I recently stumbled onto LifeGem.com, a company that creates diamond memorials from your own carbon. With a lock of hair or the cremated remains, you can be made into a .20 carats to 1.25 carat diamond.
Ancestry.com has added 540 million names from US Census records from 1790 to 1930 to their online database. The project took 6.6 million hours of labor. Workers scanned and transcribed 13 million original census images 15,000 rolls of microfilm.
When security forces unearthed 25 decomposed bodies in the village of Anjar in Lebanon, anti-Syrian politicians feared the worst – that it was evidence of atrocities committed while the Syrian military occupied Lebanon.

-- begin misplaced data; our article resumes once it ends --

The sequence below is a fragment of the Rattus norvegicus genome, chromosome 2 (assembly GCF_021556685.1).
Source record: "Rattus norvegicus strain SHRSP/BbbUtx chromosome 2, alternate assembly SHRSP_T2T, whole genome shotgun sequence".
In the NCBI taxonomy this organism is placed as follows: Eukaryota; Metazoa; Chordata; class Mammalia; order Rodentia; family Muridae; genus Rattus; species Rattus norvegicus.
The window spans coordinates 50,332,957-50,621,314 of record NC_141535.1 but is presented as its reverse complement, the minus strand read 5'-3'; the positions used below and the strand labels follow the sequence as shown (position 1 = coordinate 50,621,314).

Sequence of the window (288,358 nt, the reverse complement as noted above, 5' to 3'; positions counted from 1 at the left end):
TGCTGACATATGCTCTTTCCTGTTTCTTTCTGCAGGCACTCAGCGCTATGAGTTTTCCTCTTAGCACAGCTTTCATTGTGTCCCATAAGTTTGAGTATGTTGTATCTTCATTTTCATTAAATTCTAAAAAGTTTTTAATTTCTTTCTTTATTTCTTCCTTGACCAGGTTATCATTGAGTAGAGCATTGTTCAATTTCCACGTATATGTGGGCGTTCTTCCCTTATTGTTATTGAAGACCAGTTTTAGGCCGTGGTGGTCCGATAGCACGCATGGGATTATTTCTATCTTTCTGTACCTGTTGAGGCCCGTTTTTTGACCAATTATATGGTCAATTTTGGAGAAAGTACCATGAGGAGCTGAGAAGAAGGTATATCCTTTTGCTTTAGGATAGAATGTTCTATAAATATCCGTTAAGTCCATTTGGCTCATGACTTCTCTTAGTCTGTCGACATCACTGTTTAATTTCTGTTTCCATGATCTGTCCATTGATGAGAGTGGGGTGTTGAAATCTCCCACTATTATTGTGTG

The idea of burying two bodies in one grave may seem taboo here in the US, but it has finally gained political approval in the UK where burial space is increasingly limited.
As the cost of technology decreases, digital tributes are gaining popularity in the funeral industry. With digital life tributes, people can combine home movies, photographs, and music with personal stories and final messages to create a DVD or computer file for loved ones. Or, loved ones can create tribute movies to remember the deceased.